Despite the announcement of the resumption of peace talks between Israel and the Palestinians, making worldwide headlines that have dominated the news cycle for the past 48 hours, both sides face formidable internal obstacles before either ends up sitting across the other at the negotiations table in Washington next week.
On the Palestinian side, in a statement contradicting US Secretary of State John Kerry’s announcement of breakthrough, a PA official said that the path to negotiations is still very much obstructed due to a large number of Palestinian leaders strongly voicing their opposition to any talks with the Zionists. Spokesman Nabil Abu Rudeineh claimed that the only reason PA President Abba agreed to send a delegation to Washington was to continue lower-level preliminary talks with Israel about the terms for negotiations. Similar sentiments were expressed by a second PA official, Yasser Abed Rabbo, another of Abba’s spokesman.
Rudeineh claims that despite what the US has reported, the PA will refuse to return to any talks unless there is an pre-acceptance that Israel first accept the pre-1967 lines as a baseline for negotiations, an insistence Israeli Prime Minister Benjamin Netanyahu has vehemently rejected. Abu Rudeineh said the Washington talks are meant to “overcome the obstacles that still stand in the way of launching negotiations.”
Earlier on Sunday PLO officials told Palestinian radio that the US may have been premature in announcing the resumption of talks.
According to Fatah Central Command member Abbas Zaki, speaking to Jordan’s Muslim Brotherhood newspaper As-Sabeel, “The visit is nothing more than consultations; it has nothing to do with launching negotiations.”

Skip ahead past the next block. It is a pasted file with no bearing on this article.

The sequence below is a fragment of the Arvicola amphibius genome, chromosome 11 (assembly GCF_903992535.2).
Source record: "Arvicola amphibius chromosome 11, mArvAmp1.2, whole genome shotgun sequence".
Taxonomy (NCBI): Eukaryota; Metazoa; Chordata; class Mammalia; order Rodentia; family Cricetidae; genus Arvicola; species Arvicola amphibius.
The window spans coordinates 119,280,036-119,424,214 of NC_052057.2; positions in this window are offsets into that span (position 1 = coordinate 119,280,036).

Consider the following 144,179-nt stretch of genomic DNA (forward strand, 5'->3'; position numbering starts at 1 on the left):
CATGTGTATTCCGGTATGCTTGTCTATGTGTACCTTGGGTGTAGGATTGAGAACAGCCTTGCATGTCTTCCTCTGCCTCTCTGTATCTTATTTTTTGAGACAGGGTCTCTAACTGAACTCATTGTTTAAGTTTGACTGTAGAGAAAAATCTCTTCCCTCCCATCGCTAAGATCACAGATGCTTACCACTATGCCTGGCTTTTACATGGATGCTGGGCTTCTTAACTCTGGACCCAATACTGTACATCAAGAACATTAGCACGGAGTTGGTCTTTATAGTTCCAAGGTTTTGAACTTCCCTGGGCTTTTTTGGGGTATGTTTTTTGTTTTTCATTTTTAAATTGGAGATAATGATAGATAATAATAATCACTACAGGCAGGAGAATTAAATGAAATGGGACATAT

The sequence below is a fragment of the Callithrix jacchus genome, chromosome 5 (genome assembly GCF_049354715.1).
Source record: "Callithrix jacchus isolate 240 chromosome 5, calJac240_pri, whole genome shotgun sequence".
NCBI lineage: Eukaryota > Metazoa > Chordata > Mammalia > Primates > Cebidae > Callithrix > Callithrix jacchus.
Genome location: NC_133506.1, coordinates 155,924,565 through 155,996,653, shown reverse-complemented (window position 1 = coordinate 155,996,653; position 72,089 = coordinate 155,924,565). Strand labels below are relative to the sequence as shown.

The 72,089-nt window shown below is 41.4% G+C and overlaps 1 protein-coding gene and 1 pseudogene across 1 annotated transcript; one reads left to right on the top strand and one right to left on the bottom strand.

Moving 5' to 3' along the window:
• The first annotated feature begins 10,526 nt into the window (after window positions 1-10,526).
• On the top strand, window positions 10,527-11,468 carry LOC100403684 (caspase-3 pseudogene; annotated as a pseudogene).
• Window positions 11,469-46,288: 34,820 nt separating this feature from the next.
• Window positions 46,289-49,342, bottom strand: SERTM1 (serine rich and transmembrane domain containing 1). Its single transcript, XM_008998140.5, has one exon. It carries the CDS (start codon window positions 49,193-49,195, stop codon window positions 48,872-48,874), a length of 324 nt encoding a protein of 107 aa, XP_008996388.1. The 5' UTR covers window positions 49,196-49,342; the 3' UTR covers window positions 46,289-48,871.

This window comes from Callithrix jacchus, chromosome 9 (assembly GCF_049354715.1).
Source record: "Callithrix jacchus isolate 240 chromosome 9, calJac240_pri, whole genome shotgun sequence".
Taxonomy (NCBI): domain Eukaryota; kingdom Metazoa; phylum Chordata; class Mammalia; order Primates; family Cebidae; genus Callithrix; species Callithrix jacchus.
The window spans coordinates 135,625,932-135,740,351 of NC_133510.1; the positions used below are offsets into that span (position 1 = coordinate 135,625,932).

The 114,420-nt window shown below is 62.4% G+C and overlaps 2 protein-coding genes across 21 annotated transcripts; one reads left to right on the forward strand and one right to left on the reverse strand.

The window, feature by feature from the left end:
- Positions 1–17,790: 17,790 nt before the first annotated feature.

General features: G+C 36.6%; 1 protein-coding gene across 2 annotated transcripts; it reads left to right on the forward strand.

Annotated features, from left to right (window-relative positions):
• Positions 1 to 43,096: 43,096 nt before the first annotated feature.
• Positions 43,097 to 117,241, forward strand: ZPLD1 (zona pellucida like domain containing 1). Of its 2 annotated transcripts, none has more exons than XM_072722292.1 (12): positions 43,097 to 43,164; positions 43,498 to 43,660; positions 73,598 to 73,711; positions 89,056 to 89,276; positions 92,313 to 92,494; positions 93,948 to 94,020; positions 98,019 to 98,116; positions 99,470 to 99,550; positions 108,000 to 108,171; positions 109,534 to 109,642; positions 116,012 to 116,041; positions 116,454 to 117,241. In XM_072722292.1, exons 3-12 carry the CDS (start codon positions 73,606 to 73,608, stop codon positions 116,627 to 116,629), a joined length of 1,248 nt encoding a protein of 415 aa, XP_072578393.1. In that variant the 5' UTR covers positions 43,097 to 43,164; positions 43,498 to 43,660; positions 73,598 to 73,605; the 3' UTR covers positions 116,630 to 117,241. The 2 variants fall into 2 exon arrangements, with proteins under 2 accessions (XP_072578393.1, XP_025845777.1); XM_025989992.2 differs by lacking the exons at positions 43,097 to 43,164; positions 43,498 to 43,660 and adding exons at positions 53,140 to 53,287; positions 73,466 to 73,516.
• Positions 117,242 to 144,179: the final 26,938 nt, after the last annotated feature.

On the Israeli side, PM Netanyahu is facing tough opposition from his right-wing coalition partners; namely Naftali Bennett and Habayit Hayehudi (Jewish Home). Bennett announced on Monday that his party would not support any proposed budget in the Knesset unless a referendum on any peace agreement that includes Israel giving up land is instituted.
Bennett told a senior party source earlier Monday that “this is a moral, principled demand. Our first goal is to prevent a rupture in the nation.” The Bayit Yehudi source pointed out that the Referendum Bill, which would turn the existing referendum law into a Basic Law, is part of the party’s coalition agreement.
However, this all may cause more complications due to the fact that Justice Minster Tzipi Livni strongly opposes the Referendum Bill.
If Netanyahu can’t pass a budget, his government falls and new elections are called. Netanyahu’s 68-member coalition won’t have enough votes to pass the budget without Bayit Yehudi’s 12 mandates.